Once in a while, The Dick Van Dyke Show would find an excuse for its two stars — Van Dyke and Mary Tyler Moore — to break out in song, as though it wasn’t charming enough to watch Rob & Laura Petrie of New Rochelle play the sexiest couple on TV. Rob had the most enviable of lives, writing sketches for The Alan Brady Show in Manhattan, going home to Laura, whom he met when she was a teenaged hoofer in a U.S.O. revue. Their courtship began with a song-and-dance number, “You Wonderful You,” and as a settled suburban husband and wife, somehow they managed to bust out the tunes at the drop of a hat. The Dick Van Dyke Show is where I first heard “The Doodling Song” (I later found out that Peggy Lee and Blossom Dearie had cut in on disc), and when Jackie Cain, of the singing duo Jackie and Roy, passed away earlier this week, the first thing that crossed my mind was Rob and Laura’s version of Rodgers & Hart’s “Mountain Greenery.” Someone on the DVD staff was obviously pretty clued-in, because the Petries’ arrangement was modeled very closely on the ‘50s recording by Jackie and Roy.
Jackie Cain and Roy Kral were just cool enough. They weren’t as dazzlingly inventive as Lambert, Hendricks and Ross (who were like the Nichols & May of vocal jazz interplay), but they could take some surprising turns, and their records all sound filled with affection and playfulness, without the square, staged musical banter of Steve Lawrence and Eydie Gorme. You believed them as a couple, the way you bought into Rob and Laura: look at Jackie and Roy on the front and back cover of their By Jupiter & Girl Crazy album on Roulette. She’s barely draped in flowing light blue in one shot, trying to seduce his indifferent gladiator, and on the flip side, they’re a pair of cowpokes. It all should come off as ultra-corny, but somehow it doesn’t. It’s like they’re at some costume party, and you imagine that those costumes might come into play in imaginative ways later that night.
It’s a nutty discography; in the ‘60s, like so many singers who were trying to keep up, they zig-zagged all over the place, into bossa nova (“Samba Triste” and “Corcovado” on Verve’s Lovesick), covers of contemporary tunes by The Beatles (six Lennon-McCartney songs on Changes), even an album on Capitol called Grass (“The Electric Jackie & Roy”: more L-McC, plus Paul Simon, the Gibbs…). As those things go, they aren’t embarrassing, because they still have the low-key warmth of the earlier records, and on CTI’s Time and Love (1972), they nestle into a comfortable jazz-pop zone, but they aren’t the places to begin with Jackie and Roy. Since they bopped around from label to label, compiling something definitive would be a pain (although now Universal has the ABC-Paramount, Capitol, Verve and CTI stuff under their roof, which leaves Roulette and Columbia material to reckon with). Where you want to go is to the swinging, flirty ‘50s/brink-of-the-’60s sides.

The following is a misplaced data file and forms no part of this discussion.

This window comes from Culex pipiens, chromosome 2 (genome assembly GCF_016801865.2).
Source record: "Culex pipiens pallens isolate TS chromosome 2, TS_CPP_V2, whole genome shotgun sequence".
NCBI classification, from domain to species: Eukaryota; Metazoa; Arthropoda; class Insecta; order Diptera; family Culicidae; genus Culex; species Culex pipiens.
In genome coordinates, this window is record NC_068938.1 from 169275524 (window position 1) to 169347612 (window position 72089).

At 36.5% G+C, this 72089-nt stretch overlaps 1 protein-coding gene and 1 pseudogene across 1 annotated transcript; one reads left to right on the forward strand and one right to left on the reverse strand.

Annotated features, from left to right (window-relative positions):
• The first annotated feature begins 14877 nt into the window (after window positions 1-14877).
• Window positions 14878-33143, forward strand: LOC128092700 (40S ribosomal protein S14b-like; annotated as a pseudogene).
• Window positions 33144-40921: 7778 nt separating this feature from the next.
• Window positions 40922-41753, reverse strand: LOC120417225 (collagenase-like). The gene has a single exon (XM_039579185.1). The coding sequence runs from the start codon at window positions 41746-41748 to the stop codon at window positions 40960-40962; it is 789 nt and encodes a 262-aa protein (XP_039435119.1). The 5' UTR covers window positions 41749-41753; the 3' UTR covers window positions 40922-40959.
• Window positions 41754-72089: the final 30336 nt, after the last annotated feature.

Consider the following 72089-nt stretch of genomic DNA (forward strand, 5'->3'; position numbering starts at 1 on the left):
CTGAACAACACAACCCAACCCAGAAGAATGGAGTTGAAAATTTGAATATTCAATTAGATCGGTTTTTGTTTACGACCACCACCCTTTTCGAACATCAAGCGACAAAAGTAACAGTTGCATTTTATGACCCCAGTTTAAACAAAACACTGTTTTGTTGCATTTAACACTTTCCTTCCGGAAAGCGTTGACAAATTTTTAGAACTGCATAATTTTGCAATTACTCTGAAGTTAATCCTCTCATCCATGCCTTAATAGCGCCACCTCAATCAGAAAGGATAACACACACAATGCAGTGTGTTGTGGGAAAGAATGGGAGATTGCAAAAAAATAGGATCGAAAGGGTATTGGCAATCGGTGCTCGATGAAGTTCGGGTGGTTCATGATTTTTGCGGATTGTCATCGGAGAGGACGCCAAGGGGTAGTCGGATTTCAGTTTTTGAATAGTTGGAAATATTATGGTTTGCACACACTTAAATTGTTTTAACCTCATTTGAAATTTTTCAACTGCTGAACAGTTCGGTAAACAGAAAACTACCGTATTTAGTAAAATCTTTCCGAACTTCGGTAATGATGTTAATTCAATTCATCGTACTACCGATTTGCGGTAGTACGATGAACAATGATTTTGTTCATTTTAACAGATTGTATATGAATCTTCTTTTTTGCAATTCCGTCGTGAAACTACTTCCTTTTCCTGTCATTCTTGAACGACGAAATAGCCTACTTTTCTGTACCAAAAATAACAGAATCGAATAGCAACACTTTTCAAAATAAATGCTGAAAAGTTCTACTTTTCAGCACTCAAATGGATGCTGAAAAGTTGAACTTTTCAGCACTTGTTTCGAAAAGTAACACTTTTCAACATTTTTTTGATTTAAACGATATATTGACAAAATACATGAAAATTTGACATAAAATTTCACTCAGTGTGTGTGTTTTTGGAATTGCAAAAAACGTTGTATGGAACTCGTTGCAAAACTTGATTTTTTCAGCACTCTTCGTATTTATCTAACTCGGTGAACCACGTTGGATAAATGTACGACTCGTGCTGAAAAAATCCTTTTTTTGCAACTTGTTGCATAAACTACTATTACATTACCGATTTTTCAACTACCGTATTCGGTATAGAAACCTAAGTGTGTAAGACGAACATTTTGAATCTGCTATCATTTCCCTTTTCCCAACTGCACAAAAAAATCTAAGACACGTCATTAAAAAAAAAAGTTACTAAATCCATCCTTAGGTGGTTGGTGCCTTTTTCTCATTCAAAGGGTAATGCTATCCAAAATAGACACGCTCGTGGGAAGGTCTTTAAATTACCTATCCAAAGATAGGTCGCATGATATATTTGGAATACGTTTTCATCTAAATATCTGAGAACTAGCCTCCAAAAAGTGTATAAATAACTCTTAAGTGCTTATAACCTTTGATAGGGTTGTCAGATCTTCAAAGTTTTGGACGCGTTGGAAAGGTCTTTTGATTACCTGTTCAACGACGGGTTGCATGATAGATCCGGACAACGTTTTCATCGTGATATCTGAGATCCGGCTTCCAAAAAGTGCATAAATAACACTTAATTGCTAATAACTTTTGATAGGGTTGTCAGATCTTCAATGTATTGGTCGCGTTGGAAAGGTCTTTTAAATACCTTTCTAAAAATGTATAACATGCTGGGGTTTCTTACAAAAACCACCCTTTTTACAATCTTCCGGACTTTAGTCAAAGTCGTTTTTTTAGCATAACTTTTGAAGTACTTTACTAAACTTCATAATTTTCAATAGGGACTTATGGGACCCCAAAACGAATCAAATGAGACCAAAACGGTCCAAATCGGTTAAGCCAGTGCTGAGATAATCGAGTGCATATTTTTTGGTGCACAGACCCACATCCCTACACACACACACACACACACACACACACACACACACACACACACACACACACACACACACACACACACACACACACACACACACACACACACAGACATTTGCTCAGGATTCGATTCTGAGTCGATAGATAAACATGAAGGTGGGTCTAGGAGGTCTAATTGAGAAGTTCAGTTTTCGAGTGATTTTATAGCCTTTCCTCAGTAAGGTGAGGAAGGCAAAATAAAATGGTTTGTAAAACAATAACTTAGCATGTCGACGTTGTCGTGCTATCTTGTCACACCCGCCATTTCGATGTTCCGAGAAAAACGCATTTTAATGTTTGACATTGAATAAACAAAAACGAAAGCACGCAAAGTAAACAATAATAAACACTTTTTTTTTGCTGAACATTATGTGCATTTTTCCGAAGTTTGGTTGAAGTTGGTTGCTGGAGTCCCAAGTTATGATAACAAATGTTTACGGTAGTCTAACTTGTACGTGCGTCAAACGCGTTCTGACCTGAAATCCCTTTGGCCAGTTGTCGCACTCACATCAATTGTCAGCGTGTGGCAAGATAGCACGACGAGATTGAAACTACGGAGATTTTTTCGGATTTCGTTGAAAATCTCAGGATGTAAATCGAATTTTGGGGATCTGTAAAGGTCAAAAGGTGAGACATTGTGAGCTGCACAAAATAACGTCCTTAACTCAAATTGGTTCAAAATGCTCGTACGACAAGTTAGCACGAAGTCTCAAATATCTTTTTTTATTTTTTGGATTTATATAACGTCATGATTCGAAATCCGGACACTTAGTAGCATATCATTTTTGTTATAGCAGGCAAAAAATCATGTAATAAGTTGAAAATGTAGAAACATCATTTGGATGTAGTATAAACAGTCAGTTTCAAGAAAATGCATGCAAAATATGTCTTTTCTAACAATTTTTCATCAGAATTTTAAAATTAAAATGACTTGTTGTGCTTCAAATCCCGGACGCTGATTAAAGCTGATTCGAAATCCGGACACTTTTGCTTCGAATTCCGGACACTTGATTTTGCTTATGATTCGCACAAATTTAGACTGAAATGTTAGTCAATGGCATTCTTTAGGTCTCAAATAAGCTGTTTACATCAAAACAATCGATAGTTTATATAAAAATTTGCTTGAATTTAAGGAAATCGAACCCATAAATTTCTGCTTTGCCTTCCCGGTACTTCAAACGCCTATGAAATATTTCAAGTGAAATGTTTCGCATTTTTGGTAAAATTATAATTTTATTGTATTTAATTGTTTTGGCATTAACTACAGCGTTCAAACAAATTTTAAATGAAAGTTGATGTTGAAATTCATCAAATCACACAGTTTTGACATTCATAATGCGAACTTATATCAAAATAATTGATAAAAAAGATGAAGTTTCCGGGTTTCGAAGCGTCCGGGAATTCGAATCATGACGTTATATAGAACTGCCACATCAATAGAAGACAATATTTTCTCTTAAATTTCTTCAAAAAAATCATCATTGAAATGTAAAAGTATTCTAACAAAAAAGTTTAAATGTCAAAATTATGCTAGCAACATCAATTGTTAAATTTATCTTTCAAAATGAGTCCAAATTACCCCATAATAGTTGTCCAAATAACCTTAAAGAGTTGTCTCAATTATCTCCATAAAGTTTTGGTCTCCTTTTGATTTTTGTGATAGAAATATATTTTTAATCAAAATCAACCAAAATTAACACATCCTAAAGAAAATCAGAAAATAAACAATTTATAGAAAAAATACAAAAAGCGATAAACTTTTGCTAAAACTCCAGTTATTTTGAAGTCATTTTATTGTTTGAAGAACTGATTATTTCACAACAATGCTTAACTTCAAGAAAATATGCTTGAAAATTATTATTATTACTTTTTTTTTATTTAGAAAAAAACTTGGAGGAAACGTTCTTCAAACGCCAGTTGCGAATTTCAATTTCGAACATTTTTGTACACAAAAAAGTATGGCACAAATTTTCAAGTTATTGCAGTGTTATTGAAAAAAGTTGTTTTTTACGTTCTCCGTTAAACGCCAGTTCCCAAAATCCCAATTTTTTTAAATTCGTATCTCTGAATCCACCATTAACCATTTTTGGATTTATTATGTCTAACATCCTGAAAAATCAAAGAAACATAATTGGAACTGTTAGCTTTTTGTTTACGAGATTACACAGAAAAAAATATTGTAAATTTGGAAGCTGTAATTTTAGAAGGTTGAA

There’s a whole Columbia LP of Andre and Dory Previn compositions (Like Sing, with “Sing Me An Abstract Song”) that’s worth seeking out, and some of J&R’s most Petrie-ish LP’s have been coupled for download, so you can easily grab such numbers as “Kiss and Run,” “How Are You Fixed For Love?,” “Fun Life” (“Let’s dig the scene and have our fling with it,” Jackie sings, “Because we’re young, let’s ding-a-ling with it”),” “Ooh! That Kiss,” “You Smell So Good” and “I Love You Real.” It was a sort of swank-hip thing, the straight-looking (until the inevitable later-’60s sideburns) guy at the piano, the girl who brought some pow to the affair. In the Jackie Cain NY Times’ obit, Kral is quoted as saying, “She was a voluptuous blonde, right out of high school. She was very convincing.” But the piece goes on to say that it was Cain who made the big move: “I leaned over and kissed him. A big, juicy wet one.” What you still hear in the records Jackie and Roy made is that matter-of-fact chemistry, their voices teasing each other. They were the musical Rob and Laura, all right. Just two crazy people together.